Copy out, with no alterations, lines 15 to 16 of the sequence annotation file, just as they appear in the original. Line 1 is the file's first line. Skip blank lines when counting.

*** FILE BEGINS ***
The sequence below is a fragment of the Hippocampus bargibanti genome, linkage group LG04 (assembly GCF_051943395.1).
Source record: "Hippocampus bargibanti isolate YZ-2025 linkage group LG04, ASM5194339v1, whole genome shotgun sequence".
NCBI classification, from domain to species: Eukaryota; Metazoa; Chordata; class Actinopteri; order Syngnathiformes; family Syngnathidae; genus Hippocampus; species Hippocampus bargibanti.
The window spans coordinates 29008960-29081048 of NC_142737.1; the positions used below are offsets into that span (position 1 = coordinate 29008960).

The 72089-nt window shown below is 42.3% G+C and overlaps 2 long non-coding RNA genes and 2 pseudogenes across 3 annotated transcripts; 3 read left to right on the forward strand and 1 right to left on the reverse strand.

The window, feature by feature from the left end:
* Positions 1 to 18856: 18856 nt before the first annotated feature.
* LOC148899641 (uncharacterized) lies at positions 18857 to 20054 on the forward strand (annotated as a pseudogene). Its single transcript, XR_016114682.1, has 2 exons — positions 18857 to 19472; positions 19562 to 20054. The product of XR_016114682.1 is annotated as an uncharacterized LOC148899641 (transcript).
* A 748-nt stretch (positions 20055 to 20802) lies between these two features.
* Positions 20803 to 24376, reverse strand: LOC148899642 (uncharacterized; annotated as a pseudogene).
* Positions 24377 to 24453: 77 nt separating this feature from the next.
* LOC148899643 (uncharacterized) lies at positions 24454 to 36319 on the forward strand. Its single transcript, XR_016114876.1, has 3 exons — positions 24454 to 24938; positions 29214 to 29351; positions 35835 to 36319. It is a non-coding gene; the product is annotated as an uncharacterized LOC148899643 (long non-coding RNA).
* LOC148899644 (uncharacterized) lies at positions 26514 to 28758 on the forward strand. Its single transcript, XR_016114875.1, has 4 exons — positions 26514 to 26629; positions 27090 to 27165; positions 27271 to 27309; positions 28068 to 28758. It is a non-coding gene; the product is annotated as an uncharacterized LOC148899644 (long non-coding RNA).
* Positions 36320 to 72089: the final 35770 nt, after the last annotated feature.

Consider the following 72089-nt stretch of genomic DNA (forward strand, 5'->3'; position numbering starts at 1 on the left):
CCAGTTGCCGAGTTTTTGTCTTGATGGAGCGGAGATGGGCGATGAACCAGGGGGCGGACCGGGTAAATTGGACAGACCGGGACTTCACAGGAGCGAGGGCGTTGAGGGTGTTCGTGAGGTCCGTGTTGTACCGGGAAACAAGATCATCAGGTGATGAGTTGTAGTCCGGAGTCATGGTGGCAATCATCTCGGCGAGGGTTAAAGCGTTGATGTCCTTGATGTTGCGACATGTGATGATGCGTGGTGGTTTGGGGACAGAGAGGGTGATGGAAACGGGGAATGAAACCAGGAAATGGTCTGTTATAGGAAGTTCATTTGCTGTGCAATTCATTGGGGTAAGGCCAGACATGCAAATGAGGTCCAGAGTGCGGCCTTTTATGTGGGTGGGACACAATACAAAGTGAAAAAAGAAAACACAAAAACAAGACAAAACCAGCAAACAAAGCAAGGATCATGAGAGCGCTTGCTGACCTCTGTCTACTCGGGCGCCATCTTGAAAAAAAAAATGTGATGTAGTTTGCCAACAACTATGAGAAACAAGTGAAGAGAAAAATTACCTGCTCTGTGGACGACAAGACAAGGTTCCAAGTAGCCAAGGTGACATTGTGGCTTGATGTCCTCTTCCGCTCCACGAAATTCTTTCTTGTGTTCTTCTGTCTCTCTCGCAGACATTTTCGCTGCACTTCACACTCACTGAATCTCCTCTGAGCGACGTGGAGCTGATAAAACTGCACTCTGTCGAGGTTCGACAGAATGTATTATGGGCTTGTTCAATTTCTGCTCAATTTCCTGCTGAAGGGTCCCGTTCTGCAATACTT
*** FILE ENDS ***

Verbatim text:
Consider the following 72089-nt stretch of genomic DNA (forward strand, 5'->3'; position numbering starts at 1 on the left):
CCAGTTGCCGAGTTTTTGTCTTGATGGAGCGGAGATGGGCGATGAACCAGGGGGCGGACCGGGTAAATTGGACAGACCGGGACTTCACAGGAGCGAGGGCGTTGAGGGTGTTCGTGAGGTCCGTGTTGTACCGGGAAACAAGATCATCAGGTGATGAGTTGTAGTCCGGAGTCATGGTGGCAATCATCTCGGCGAGGGTTAAAGCGTTGATGTCCTTGATGTTGCGACATGTGATGATGCGTGGTGGTTTGGGGACAGAGAGGGTGATGGAAACGGGGAATGAAACCAGGAAATGGTCTGTTATAGGAAGTTCATTTGCTGTGCAATTCATTGGGGTAAGGCCAGACATGCAAATGAGGTCCAGAGTGCGGCCTTTTATGTGGGTGGGACACAATACAAAGTGAAAAAAGAAAACACAAAAACAAGACAAAACCAGCAAACAAAGCAAGGATCATGAGAGCGCTTGCTGACCTCTGTCTACTCGGGCGCCATCTTGAAAAAAAAAATGTGATGTAGTTTGCCAACAACTATGAGAAACAAGTGAAGAGAAAAATTACCTGCTCTGTGGACGACAAGACAAGGTTCCAAGTAGCCAAGGTGACATTGTGGCTTGATGTCCTCTTCCGCTCCACGAAATTCTTTCTTGTGTTCTTCTGTCTCTCTCGCAGACATTTTCGCTGCACTTCACACTCACTGAATCTCCTCTGAGCGACGTGGAGCTGATAAAACTGCACTCTGTCGAGGTTCGACAGAATGTATTATGGGCTTGTTCAATTTCTGCTCAATTTCCTGCTGAAGGGTCCCGTTCTGCAATACTT